Role of magnetic resonance imaging in the diagnosis and prognosis of growth hormone deficiency

M. Bozzola, C. Adamsbaum, I. Biscaldi, M. Zecca, M. Cisternino, E. Genovese, I. Richard, G. Kalifa, J. L. Chaussain

Research output: Contribution to journalArticle

Abstract

Objective. In patients with congenital GH deficiency (GHD), magnetic resonance imaging (MRI) has revealed morphological abnormalities such as pituitary hypoplasia, absence of the stalk and ectopia of the posterior pituitary (PPE). Our study was aimed at investigating the possible relationship between neuroradiological images and the presence of isolated GH or multiple pituitary hormone deficiency. Design. We studied 121 patients, aged 0.3-25 years, with isolated GHD (IGHD, 81 cases) or multiple pituitary hormone deficiency (MPHD, 40 cases). Of 81 IGHD patients, 50 were at prepubertal and 22 at pubertal age, while 9 had a delayed onset of puberty. Out of 40 MPHD patients, 25 were at prepubertal age and 15 at the age of puberty. Results. Pituitary hypoplasia, defined as a gland with a height of less than -2 SD for age, was observed more frequently In prepubertal (66%) than pubertal (18%) IGHD patients. It was also found in the majority of MPHD patients of prepubertal (76%) and pubertal age (80%), and of IGHD patients with delayed onset of puberty (100%). Mean ± SEM pituitary height was significantly lower (P <0.001) in both prepubertal IGHD (-2.70 ± 0.20 SD) and MPHD children (-3.10 ± 0.39 SD) than in IGHD patients with normal onset of puberty (-1.55 ± 0.2 SD). A significantly greater pituitary height was observed in IGHD patients with normal onset of puberty (-1.55 ± 0.20 SD) than in MPHD patients at the age of puberty (-4.38 ± 0.61 SD, P <0.001) and in IGHD subjects with delayed onset of puberty (-4.06 ± 0.41 SD, P <0.001). An important increase (P <0.02) in the height of the pituitary gland was found In 6 of the 9 patients with delayed puberty when they were re-evaluated after completing their spontaneous pubertal development. The frequency of other MRI abnormalities (PPE, stalk transection) was significantly higher in MPHD patients than in IGHD patients (P <0.001). Conclusion. Our results confirm the usefulness of MRI in the evaluation of children affected by On deficiency. The association of gland hypoplasia with other MR abnormalities could suggest the presence of multiple anterior pituitary deficiencies. Finally, puberty seems to play an important role in the increase of pituitary size in multiple pituitary hormone deficiency and isolated On deficiency patients.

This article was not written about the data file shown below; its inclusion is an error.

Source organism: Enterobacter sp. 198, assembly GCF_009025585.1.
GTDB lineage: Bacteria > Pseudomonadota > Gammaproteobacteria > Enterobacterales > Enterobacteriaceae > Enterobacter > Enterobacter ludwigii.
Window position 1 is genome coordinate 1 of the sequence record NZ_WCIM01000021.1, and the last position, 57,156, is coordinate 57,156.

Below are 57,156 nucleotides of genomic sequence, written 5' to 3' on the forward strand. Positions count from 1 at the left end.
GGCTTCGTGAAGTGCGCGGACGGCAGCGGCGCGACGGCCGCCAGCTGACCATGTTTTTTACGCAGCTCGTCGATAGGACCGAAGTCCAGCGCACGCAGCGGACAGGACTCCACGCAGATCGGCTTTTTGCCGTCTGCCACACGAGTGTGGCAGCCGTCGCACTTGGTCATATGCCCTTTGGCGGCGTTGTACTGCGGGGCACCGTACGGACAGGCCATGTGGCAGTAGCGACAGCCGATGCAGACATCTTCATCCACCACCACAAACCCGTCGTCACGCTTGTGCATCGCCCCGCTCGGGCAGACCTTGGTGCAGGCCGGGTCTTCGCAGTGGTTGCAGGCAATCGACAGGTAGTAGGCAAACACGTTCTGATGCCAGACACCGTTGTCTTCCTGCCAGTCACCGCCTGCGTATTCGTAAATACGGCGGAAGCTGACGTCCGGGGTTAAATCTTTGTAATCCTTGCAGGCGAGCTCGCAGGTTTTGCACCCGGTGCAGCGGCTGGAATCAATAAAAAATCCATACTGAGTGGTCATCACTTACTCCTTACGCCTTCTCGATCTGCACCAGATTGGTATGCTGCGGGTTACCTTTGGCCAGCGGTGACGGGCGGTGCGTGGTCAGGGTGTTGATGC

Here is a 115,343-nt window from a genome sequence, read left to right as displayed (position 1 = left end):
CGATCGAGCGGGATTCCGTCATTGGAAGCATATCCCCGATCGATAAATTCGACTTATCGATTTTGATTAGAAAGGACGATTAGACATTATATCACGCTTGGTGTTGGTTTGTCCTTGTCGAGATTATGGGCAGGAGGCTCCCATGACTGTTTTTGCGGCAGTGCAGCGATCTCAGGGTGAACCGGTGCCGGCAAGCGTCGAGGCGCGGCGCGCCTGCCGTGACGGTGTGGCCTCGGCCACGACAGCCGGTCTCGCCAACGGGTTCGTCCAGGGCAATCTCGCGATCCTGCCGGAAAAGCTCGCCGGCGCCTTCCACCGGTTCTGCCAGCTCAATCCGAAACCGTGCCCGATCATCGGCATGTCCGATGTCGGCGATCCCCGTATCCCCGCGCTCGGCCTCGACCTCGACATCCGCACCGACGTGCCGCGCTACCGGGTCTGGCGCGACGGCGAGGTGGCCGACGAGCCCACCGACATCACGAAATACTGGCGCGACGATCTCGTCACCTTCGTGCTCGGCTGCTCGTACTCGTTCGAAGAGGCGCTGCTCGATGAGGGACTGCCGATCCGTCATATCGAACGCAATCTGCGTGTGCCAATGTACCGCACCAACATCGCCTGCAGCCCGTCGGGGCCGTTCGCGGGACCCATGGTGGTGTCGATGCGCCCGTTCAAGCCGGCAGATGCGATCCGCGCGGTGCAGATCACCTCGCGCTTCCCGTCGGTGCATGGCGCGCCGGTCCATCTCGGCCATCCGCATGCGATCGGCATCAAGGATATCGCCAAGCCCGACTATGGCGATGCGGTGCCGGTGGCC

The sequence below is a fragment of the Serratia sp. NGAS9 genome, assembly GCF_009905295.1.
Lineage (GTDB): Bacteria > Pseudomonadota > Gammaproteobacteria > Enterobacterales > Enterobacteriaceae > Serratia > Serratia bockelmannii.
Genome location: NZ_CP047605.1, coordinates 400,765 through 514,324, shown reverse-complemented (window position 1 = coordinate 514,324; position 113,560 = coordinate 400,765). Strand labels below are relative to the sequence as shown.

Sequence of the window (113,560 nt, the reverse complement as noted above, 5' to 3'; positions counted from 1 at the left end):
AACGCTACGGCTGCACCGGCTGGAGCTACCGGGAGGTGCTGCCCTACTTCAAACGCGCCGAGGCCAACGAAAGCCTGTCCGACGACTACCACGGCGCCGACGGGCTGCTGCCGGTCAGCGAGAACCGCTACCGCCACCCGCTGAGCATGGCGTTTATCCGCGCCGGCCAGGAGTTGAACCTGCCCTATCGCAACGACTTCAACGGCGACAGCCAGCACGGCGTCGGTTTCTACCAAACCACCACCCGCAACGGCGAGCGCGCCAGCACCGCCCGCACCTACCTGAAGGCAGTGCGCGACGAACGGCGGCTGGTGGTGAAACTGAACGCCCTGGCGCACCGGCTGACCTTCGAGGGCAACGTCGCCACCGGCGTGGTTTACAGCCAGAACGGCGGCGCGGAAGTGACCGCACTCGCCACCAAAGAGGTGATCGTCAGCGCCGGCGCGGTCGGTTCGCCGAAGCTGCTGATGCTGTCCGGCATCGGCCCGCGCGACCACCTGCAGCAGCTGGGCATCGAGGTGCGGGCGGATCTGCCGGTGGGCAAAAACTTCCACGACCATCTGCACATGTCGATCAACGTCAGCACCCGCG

Original languageEnglish
Pages (from-to)21-26
Number of pages6
JournalClinical Endocrinology
Volume45
Issue number1
DOIs
Publication statusPublished - 1996

ASJC Scopus subject areas

  • Endocrinology

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    Bozzola, M., Adamsbaum, C., Biscaldi, I., Zecca, M., Cisternino, M., Genovese, E., Richard, I., Kalifa, G., & Chaussain, J. L. (1996). Role of magnetic resonance imaging in the diagnosis and prognosis of growth hormone deficiency. Clinical Endocrinology, 45(1), 21-26. https://doi.org/10.1111/j.1365-2265.1996.tb02055.x